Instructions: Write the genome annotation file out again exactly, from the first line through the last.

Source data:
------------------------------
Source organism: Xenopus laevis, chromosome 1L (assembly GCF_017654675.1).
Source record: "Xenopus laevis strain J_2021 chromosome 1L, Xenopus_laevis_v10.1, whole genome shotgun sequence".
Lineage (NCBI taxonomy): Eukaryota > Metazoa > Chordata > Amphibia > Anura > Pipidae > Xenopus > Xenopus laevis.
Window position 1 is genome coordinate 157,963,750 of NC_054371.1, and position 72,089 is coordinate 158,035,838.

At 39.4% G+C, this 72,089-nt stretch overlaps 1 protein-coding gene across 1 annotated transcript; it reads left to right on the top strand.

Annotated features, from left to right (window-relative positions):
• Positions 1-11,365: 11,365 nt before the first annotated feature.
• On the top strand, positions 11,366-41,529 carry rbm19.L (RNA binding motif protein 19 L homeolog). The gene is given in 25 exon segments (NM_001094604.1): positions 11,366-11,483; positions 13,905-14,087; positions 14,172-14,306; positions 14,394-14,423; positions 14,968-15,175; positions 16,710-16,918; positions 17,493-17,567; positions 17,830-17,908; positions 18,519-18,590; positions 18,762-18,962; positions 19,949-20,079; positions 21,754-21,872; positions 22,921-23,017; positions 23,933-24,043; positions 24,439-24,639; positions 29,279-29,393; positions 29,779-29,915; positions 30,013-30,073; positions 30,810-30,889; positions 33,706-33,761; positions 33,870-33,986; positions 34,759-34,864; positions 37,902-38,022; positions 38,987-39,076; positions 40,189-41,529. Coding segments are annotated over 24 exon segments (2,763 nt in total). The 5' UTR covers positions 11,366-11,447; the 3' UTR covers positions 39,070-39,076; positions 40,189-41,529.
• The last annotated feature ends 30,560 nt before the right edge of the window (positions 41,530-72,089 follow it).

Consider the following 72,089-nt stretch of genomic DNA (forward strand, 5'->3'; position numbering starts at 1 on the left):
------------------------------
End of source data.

Source organism: Xenopus laevis, chromosome 1L (assembly GCF_017654675.1).
Source record: "Xenopus laevis strain J_2021 chromosome 1L, Xenopus_laevis_v10.1, whole genome shotgun sequence".
Lineage (NCBI taxonomy): Eukaryota > Metazoa > Chordata > Amphibia > Anura > Pipidae > Xenopus > Xenopus laevis.
Window position 1 is genome coordinate 157,963,750 of NC_054371.1, and position 72,089 is coordinate 158,035,838.

At 39.4% G+C, this 72,089-nt stretch overlaps 1 protein-coding gene across 1 annotated transcript; it reads left to right on the top strand.

Annotated features, from left to right (window-relative positions):
• Positions 1-11,365: 11,365 nt before the first annotated feature.
• On the top strand, positions 11,366-41,529 carry rbm19.L (RNA binding motif protein 19 L homeolog). The gene is given in 25 exon segments (NM_001094604.1): positions 11,366-11,483; positions 13,905-14,087; positions 14,172-14,306; positions 14,394-14,423; positions 14,968-15,175; positions 16,710-16,918; positions 17,493-17,567; positions 17,830-17,908; positions 18,519-18,590; positions 18,762-18,962; positions 19,949-20,079; positions 21,754-21,872; positions 22,921-23,017; positions 23,933-24,043; positions 24,439-24,639; positions 29,279-29,393; positions 29,779-29,915; positions 30,013-30,073; positions 30,810-30,889; positions 33,706-33,761; positions 33,870-33,986; positions 34,759-34,864; positions 37,902-38,022; positions 38,987-39,076; positions 40,189-41,529. Coding segments are annotated over 24 exon segments (2,763 nt in total). The 5' UTR covers positions 11,366-11,447; the 3' UTR covers positions 39,070-39,076; positions 40,189-41,529.
• The last annotated feature ends 30,560 nt before the right edge of the window (positions 41,530-72,089 follow it).

Consider the following 72,089-nt stretch of genomic DNA (forward strand, 5'->3'; position numbering starts at 1 on the left):